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Fatherhood Institute News February 2014
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Children whose parents live apart do better if they stay overnight with dad too

A key academic paper endorsed by more than 100 leading family researchers and practitioners has claimed there is clear evidence that children whose parents live apart are likely to do better if they have overnight contact with both. 

A panel of 110 experts endorsed a consensus statement published in the American Psychological Association’s journal Psychology, Public Policy and Law* saying that the evidence supports shared residential arrangements for children under 4 years of age whose parents live apart from each other, in normal circumstances.

The statement’s significance lies in its challenge to the long-held belief that children do better if they have just one home. Warshak and colleagues stress that there is good evidence that father-child relationships among never-married and divorced parents are vulnerable; that overnight stays are a protective factor associated with increased father commitment to child rearing and reduced incidence of father drop-out; and that there is an absence of studies that demonstrate any net risk of overnight stays.

Policymakers ‘should recognise that depriving young children of overnights with their fathers could compromise the quality of developing father-child relationships’, the authors claim.

*Warshak, R. A. (2014) Social Science and Parenting Plans for Young Children: A Consensus Report. Psychology, Public Policy, and Law Vol. 20, No. 1: 46–67.

FRED helps dads, children and schools
Schools taking part in the Fathers Reading Every Day programme say it has helped raise the profile of reading at home and school, has improved interaction between dads and children, and has got dads more involved in school life.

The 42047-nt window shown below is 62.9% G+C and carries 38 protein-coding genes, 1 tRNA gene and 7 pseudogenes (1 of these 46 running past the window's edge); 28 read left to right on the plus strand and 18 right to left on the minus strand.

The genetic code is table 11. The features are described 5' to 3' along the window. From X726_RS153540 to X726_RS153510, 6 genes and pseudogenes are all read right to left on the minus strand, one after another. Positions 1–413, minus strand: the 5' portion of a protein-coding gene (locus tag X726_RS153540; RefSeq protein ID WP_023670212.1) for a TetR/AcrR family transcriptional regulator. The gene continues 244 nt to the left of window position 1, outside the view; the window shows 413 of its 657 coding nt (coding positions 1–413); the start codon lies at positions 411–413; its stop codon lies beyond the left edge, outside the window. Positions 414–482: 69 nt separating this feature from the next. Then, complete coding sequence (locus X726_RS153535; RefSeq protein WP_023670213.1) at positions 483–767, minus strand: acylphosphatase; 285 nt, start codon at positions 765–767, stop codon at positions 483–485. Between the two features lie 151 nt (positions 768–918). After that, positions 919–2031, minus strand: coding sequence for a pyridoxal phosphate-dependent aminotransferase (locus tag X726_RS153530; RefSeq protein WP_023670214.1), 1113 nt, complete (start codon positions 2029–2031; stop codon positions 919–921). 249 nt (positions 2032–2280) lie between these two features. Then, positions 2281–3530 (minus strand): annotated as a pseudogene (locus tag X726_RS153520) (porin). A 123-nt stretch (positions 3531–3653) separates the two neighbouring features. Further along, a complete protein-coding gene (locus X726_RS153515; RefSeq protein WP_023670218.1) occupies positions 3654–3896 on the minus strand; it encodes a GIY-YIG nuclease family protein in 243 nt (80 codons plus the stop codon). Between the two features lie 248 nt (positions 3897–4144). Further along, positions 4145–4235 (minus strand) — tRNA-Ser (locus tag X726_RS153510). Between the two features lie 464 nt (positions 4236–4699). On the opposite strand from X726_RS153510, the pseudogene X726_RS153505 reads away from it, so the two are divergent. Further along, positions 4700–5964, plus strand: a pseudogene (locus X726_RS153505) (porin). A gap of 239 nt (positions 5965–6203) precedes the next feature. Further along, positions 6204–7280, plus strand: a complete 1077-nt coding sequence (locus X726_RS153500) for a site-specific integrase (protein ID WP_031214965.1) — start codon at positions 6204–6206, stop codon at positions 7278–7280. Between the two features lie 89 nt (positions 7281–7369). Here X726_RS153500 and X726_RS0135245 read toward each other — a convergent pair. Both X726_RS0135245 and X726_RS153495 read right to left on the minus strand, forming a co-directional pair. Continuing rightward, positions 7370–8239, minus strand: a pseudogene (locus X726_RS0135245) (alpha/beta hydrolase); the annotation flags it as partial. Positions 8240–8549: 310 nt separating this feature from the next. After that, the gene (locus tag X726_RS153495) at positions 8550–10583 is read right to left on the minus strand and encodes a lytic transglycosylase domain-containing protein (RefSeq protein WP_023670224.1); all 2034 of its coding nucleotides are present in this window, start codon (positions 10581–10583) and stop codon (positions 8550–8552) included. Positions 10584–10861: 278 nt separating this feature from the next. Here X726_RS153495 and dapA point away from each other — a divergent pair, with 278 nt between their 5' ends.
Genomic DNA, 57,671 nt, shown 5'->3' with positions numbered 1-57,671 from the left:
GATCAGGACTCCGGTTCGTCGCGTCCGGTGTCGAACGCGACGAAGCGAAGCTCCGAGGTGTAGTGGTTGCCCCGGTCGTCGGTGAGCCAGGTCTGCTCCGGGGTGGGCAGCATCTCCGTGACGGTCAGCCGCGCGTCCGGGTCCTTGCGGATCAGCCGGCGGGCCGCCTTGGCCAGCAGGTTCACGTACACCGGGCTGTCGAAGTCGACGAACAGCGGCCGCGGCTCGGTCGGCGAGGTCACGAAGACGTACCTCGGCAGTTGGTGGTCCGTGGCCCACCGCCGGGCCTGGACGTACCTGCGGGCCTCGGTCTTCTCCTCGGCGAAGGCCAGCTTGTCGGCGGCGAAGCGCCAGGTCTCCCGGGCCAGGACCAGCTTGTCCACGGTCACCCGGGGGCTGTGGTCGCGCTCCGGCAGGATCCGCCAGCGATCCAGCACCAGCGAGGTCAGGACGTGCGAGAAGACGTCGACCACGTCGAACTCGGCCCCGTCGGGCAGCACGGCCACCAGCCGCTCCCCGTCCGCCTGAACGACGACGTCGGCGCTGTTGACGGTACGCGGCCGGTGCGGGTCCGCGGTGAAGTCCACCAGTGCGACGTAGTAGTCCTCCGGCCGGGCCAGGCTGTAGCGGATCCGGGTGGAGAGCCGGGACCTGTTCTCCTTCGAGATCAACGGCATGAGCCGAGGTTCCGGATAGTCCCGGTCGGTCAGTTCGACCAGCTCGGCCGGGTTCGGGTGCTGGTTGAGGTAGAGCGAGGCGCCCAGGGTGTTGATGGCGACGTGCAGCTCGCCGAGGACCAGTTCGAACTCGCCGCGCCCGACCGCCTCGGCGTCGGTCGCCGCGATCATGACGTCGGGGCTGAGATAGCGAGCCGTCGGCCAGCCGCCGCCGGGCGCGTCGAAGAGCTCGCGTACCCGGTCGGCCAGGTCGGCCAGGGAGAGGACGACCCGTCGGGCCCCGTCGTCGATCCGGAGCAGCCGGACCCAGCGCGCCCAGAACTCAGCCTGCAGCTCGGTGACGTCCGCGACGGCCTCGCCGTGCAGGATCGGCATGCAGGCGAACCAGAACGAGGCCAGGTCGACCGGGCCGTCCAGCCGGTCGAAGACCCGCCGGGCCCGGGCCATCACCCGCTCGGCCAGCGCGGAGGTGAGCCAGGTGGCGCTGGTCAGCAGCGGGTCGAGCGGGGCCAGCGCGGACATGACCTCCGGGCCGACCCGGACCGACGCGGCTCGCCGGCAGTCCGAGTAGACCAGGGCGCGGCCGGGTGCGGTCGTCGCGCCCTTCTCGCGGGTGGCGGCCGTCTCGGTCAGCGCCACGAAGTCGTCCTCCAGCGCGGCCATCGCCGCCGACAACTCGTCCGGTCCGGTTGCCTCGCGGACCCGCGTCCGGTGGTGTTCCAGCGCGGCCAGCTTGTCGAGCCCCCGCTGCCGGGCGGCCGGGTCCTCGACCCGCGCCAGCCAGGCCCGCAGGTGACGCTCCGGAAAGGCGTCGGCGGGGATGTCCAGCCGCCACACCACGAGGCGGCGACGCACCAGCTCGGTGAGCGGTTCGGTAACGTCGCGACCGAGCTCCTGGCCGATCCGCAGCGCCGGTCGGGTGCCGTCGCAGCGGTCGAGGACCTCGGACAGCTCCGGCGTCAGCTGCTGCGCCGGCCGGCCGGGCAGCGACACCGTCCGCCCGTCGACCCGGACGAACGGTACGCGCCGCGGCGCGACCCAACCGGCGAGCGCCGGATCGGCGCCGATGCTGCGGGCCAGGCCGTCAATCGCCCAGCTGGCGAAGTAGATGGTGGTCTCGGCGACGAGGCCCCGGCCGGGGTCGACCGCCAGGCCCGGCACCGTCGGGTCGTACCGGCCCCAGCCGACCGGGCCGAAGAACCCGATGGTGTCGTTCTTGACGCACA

‘Children who took part became a lot more confident with their reading and seemed more eager to read. Many dads carried on after FRED and kept asking for new books every day,’ one south London teacher reported.

We can train you to run FRED in your area for as little as £65 per participant. Find out more on our website.
 
 

Co-op sets target for male nursery staff 
The Cooperative Childcare, which runs 50 UK nurseries, is aiming for a 10% male workforce by September 2014. Do you have a target for increasing the number of men you employ and/or ideas for how best to get more men into childcare? Please get in touch.

Top tips for young carer projects
As partners in the Children’s Society’s Young Carers in Focus project, we are producing some top tips for project workers supporting young carers, on how to engage effectively with young carers’ fathers and father-figures.

Sometimes young carers (around 12% of whom are less than 10 years old) are caring for ill fathers. Sometimes dad works long hours, or lives apart from mum. Whatever the situation, these fathers are really important to their children – but are often overlooked. We want to change that.

If you have any experience of engaging with dads in ‘young carer families’, we’d love to hear from you. Please email Jeremy Davies.

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Can you give us a hand in Northern Ireland?
The Fatherhood Institute is seeking voluntary sector partners either with a base in Northern Ireland or with a UK reach, for development of a Big Lottery bid to deliver a simple effective education intervention focused on primary aged children and their dads/male carers. If you’re interested in partnering in this bid or would like further information please email Kathy Jones or call her on 07867 761251.

Make 2014 the Year of the Dad
Our Dads Included training and self-assessment package is perfect if you really want to make 2014 the Year of the Dad. Research shows that dads’ groups will only get you so far – we can show you how to really get to grips with father-inclusive practice, by training you, helping you assess what you could be doing better, and coming back a few months later to see how you’ve got on. Find out more on our website.

And don’t forget our Dads Included Toolkit, now available for just £15 plus P&P.

Tell us what you’re up to!
We’re always interested to hear from you – whether you’re developing good practice or have a question we or others in the field might help you with. Maybe you could write a guest blog for our website, or share things on our Facebook page? To stay in touch, ‘like’ our page and you should start to see our updates in your own timeline – and if you want to have your say, feel free to leave comments or share information about what you’re up to locally. And if you’re on Twitter, why not follow us there too?
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